111 S. Michigan Ave.
Chicago, IL 60603
Flanking the entrance to the Art Institute of Chicago, Edward Kemeys' lions are among the city’s most beloved and recognizable sculptures. A largely self-taught artist who became famous for his sculptures of wild animals, Edward Kemeys (1843-1907), established a studio in Chicago in 1892. The following year, the World’s Columbian Exposition in Jackson Park showcased twelve of his sculptures in plaster including massive jaguars, bears, and bison. At the fair, Kemeys’ lions were placed at the entrance to the Fine Arts Palace (now the Museum of Science and Industry). Mrs. Henry Field donated the funds to recast the lions in bronze and install them in front of the Art Institute’s new building in Grant Park in 1894.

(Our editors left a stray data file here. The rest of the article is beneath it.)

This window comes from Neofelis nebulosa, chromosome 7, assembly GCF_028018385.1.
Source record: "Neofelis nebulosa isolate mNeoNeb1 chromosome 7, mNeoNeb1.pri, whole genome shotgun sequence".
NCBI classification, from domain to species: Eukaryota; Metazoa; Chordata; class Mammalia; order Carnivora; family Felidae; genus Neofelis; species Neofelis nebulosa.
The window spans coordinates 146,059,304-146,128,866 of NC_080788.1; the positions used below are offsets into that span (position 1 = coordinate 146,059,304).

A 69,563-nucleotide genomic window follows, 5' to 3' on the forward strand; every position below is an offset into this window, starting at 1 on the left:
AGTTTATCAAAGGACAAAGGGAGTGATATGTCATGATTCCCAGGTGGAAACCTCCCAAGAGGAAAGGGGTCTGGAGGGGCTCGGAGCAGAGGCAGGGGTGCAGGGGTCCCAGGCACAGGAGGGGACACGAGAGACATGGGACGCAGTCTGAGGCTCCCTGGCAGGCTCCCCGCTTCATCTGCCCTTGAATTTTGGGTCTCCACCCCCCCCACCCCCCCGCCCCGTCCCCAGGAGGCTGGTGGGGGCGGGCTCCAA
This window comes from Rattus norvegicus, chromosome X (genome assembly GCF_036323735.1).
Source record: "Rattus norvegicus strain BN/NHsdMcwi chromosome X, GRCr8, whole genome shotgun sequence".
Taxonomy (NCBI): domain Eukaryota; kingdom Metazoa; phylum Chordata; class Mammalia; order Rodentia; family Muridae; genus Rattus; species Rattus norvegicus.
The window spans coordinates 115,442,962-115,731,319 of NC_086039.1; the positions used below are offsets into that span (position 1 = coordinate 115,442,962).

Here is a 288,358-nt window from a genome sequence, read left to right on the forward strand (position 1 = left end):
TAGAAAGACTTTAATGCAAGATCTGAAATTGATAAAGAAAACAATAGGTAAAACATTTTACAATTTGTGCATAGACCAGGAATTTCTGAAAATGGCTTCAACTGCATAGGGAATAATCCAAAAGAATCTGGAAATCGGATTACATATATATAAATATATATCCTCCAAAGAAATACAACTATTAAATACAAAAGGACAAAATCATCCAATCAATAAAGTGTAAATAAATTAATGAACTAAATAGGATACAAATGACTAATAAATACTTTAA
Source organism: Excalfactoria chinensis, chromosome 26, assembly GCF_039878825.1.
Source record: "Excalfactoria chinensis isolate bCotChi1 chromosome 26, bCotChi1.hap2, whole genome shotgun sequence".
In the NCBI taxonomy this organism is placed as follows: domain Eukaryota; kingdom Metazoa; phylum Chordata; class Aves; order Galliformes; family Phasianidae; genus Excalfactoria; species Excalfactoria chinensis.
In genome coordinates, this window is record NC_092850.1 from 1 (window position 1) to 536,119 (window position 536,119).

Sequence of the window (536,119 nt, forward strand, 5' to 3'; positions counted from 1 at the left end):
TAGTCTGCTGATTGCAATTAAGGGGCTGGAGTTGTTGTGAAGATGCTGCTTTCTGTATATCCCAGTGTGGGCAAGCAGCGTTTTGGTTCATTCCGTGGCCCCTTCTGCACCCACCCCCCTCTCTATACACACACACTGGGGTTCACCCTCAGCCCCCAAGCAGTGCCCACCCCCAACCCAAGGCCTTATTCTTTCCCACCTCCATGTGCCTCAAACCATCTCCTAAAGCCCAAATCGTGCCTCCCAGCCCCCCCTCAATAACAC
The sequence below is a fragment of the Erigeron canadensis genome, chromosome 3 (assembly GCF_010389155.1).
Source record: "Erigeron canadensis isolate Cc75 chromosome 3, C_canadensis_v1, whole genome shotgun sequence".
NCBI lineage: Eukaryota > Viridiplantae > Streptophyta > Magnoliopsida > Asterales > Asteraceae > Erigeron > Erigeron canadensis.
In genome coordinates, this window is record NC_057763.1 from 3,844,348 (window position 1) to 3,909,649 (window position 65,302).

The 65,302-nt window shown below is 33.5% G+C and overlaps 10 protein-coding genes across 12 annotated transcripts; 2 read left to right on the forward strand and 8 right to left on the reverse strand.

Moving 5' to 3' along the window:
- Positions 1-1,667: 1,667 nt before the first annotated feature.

Prior to their official dedication, the Chicago Tribune reported that Kemeys said that the lions were "conceived as guarding the building.” He explained that the south lion is “attracted by something in the distance which he is closely watching,” and that the north lion “has has back up, and is ready for a roar and a spring.” Kemeys was considered the leader of the American animaliers, a movement that began in France in the mid- nineteenth century in which artists studied living animals to produce their sculptures.